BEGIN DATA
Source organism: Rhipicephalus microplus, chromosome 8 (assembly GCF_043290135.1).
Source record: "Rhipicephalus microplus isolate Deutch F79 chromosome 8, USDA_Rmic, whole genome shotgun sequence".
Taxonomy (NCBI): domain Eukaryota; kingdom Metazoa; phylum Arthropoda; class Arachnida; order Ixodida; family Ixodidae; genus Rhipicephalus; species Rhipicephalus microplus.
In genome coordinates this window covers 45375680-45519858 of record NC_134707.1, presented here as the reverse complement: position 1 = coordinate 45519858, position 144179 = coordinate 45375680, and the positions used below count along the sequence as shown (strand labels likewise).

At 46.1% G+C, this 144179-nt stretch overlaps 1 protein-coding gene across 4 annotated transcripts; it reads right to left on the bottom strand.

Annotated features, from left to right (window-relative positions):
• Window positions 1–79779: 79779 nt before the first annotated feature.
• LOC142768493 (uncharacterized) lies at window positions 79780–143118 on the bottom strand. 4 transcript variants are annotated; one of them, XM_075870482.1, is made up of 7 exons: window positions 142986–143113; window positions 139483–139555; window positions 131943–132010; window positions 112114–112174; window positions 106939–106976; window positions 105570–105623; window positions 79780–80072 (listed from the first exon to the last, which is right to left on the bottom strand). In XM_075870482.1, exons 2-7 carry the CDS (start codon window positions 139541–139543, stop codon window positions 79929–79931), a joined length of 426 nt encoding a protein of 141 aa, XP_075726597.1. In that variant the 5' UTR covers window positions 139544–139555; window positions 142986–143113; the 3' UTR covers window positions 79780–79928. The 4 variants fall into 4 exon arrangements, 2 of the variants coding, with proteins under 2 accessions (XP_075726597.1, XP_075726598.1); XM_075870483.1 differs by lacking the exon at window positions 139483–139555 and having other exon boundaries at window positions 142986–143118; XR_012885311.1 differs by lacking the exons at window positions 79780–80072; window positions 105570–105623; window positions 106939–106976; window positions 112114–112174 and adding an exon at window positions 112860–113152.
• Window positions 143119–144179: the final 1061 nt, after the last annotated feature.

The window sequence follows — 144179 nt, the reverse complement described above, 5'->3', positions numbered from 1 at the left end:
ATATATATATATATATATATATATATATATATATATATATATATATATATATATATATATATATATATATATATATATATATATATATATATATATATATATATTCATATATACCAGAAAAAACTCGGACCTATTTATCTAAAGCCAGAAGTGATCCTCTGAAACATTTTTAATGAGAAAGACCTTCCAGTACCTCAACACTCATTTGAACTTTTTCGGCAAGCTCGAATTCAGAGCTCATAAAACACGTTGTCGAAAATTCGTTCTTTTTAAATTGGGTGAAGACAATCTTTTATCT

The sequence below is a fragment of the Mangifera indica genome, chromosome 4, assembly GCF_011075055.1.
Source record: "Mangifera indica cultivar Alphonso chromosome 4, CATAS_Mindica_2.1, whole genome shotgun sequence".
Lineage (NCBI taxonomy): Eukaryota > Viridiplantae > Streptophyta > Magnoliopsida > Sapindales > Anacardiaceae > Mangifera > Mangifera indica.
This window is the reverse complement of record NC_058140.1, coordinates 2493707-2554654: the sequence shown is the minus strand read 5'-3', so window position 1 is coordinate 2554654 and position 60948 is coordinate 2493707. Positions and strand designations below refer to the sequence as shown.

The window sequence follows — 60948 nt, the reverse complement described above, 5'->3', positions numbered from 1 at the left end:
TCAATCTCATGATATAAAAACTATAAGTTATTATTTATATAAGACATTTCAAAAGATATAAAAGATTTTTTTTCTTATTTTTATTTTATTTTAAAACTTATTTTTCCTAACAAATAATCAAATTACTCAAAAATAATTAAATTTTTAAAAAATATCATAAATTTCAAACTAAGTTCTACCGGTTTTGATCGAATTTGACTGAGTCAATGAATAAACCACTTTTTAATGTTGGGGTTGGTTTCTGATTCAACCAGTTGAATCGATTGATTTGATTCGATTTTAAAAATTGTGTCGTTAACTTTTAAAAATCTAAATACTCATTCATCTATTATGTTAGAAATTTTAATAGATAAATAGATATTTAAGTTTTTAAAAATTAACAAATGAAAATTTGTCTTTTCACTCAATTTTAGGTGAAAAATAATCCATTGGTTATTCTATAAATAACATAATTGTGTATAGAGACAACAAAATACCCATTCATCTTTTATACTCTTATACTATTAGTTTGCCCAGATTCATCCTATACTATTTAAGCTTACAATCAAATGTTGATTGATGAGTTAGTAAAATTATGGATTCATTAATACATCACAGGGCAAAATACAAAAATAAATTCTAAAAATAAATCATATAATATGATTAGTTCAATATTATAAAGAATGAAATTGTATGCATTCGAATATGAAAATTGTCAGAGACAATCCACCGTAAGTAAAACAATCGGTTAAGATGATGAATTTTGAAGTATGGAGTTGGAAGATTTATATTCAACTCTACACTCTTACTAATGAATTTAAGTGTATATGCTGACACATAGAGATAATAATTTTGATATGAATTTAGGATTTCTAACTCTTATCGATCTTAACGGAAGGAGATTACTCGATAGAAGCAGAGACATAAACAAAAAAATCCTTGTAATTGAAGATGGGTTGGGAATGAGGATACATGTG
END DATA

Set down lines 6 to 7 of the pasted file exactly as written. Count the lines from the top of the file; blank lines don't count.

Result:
Annotated features, from left to right (window-relative positions):
• Window positions 1–79779: 79779 nt before the first annotated feature.